by Sandor Slomovits
F. Scott Fitzgerald wrote, "There are no second acts in American lives." Possibly that's true for some lives, but fortunately not for all. Ann Arbor's Khalid Hanifi recently opened more accurately, reopened his third act. In the 1980s and 1990s Hanifi toured widely and released critically acclaimed rock/pop recordings, first with Map of the World and then with Kiss Me Screaming. He formed the Maypops in the late 1990s and recorded the band's first CD, Spirits of Agnew, in 2000, and then, for various personal reasons, took a five-year intermission from music. Now he's back with a new incarnation of the Maypops. Before a packed house at the Firefly Club recently, Hanifi and the band rocked through two sets showcasing material from Spirits of Agnew ("Yes, that Agnew!" as Hanifi said during the show) as well as older and more recent songs.
The years away from the stage have not slowed Hanifi. Both as performer and songwriter, he's still firing on all cylinders. The Maypops offers no pop posturings, bizarre costumes, or pyrotechnics. Instead, the fireworks are in the well-crafted, intelligent lyrics; the often surprising yet never capricious harmonies; and Khalid's straight-ahead, John Lennonesque, what-you-hear-is-what-you-get singing. The Maypops back all that with vigorous grooves by longtime bassist Oni Werth and muscular drumming by Jim Carey. Guitarist George Bedard no stranger to the limelight himself, having fronted the Kingpins and other bands for years excels in a supporting role.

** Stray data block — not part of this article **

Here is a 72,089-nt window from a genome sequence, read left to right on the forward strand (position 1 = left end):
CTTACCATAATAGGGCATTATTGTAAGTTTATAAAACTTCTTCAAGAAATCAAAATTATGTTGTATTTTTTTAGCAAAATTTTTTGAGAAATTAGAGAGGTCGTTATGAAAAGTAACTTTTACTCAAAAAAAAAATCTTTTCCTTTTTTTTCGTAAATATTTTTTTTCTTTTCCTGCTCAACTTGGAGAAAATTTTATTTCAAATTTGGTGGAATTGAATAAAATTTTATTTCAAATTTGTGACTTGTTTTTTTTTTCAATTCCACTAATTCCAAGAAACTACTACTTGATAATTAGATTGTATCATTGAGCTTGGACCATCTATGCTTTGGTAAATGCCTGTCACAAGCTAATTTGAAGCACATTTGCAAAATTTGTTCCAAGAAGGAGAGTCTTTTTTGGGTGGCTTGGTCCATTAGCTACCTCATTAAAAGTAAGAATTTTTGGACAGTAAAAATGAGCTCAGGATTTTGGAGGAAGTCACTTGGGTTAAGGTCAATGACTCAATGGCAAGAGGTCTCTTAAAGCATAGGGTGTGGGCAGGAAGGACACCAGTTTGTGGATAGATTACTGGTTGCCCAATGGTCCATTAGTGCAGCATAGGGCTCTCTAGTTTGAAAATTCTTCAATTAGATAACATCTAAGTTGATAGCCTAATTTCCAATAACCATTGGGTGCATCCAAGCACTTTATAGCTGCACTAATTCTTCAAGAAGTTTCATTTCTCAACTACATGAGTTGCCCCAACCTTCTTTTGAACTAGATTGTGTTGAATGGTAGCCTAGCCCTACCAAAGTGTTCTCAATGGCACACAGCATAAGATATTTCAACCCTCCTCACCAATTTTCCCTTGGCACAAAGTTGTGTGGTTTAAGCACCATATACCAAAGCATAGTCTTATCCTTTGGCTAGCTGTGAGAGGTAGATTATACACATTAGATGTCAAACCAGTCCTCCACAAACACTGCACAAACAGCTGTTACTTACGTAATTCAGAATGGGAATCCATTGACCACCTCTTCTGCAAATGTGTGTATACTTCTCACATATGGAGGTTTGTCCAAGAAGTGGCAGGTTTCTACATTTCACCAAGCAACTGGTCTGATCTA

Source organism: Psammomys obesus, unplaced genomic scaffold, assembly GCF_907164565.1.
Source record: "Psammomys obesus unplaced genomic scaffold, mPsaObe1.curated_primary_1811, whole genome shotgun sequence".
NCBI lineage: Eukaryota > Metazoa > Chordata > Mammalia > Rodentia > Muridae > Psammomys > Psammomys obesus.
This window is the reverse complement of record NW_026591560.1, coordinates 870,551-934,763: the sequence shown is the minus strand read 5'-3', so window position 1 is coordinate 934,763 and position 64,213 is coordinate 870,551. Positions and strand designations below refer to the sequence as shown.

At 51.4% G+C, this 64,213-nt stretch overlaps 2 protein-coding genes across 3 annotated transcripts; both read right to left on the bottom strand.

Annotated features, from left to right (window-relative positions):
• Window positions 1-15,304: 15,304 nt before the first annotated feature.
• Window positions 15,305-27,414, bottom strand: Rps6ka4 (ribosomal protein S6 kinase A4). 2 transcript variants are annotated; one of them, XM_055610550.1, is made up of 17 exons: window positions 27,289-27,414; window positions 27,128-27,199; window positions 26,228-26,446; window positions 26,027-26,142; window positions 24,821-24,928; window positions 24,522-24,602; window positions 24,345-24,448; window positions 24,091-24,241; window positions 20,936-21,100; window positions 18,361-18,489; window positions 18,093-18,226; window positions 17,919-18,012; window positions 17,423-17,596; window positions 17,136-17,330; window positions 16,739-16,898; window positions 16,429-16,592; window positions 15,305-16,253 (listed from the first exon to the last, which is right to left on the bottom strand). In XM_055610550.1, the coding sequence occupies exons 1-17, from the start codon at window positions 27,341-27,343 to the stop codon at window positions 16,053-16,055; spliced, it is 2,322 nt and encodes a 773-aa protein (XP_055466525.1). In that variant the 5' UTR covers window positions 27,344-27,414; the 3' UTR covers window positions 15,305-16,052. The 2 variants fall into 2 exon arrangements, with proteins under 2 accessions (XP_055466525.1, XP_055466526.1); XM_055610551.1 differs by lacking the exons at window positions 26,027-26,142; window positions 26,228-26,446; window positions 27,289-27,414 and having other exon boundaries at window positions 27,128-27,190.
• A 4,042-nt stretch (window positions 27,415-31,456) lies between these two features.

But Hanifi's lyrics take center stage. At the Firefly his vocals were appropriately mixed out in front of the music, so we could clearly hear and enjoy wry, tragicomic lines like "Stuck in first, goin' downhill / This is my worst favorite thrill" and "I pictured you a star in my homecoming feat / Naturally in the backseat." And there are extra gems to be discovered from reading the lyrics on the CD insert: clever wordplay like "Ernest Klaun / Sat me down; /
I needed some jokes / He's got the most."
The unrecorded songs that the Maypops played at the Firefly were also memorable. "Everything Is Fine" found Hanifi spitting that hook in sardonic syncopation. "Pig (Mr. and Mrs.)," like a number of other Hanifi songs, doesn't end on the tonic chord so it has an unsettled, suspended, not-neatly-wrapped-up-with-a-bow conclusion, perfect for its complex subject matter. "I Want to Call Up the World and Tell It I'm Sorry" uses copy from a box of McCormick hot pepper flakes and a bottle of Jergens hand lotion for its verses. Trust me: it works.
The Maypops, who return to the Firefly on Tuesday, January 24, are working on a new CD, and Hanifi's not even planning to put these songs on it. That's how confident he is of the quality of his other new songs. That bodes well for a long run for this latest act of his.
[Review published January 2006]